What the fox says
It didn’t seem like much at first.
Monday night on my flight back to the U.S. my throat was a little scratchy and my voice was hoarse. But nothing awful. I expected it to blow over in a day or two.
But in a day or two it moved from my throat into my lungs. My airways began crackling and whistling so loudly upon exhaling that the noise actually kept me awake.
By Friday morning I was coughing my head off and I could feel my eustachian tubes. It’s never a good thing when you can feel your eustachian tubes.
Rather than risk getting worse over the weekend, I called the family doc and he worked me in that morning. He figured it was a virus, but gave me a prescription for a Z-pak and some Happy Syrup to help with the cough. He told me to wait 3-4 days on the Z-pack unless I spiked a fever or got significantly worse. That was fine with me; I don’t like taking antibiotics unless absolutely necessary.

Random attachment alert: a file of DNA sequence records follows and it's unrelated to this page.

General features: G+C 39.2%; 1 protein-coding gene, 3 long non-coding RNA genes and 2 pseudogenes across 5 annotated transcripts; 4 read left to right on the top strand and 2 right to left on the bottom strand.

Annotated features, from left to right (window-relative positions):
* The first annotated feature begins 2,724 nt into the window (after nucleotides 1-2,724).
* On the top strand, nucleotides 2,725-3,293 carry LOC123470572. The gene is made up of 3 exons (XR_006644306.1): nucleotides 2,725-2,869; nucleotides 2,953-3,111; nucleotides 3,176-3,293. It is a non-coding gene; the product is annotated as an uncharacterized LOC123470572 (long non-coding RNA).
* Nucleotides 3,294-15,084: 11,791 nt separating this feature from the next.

By Saturday evening it was obvious that I needed to start the Z-pak. I was aching, chilling, and pushing the upper bounds of 101 degrees. I could tell you what the fox says because I’m pretty sure I was doing fox calls every time I opened my mouth, and it was like coughing razor blades.
And today? Today the creeping crud done crept into my sinuses.
I wasn’t planning on bringing much back from Brazil, and I certainly wasn’t planning on this. But let me make one thing abundantly clear:
It was totally worth it.
I’ve been processing all that happened through a fever-induced haze. But it won’t be that way forever. My immune system is getting some steam on it, and that Z-pak is kicking in. And on the other side of the aches and the barks and the fever sweats, some things will still be true:
Like how I saw a woman get her sight back in her eye. Like how I saw a man come out of a wheelchair and not only regain the use of his legs, but also his broken mind. Like how I saw a man with shattered heels do a flying acrobatic flip off of a stage and land on his feet with a bounce and a triumphant smile. Like how I saw numerous people with frozen shoulders suddenly able to swing their arms with full range of motion, and painful knees suddenly able to kneel and do deep bends.
I saw these things and more, and I can’t unsee them.
This bug wracking my body will be history, but what I saw in Brazil?
That I get to keep.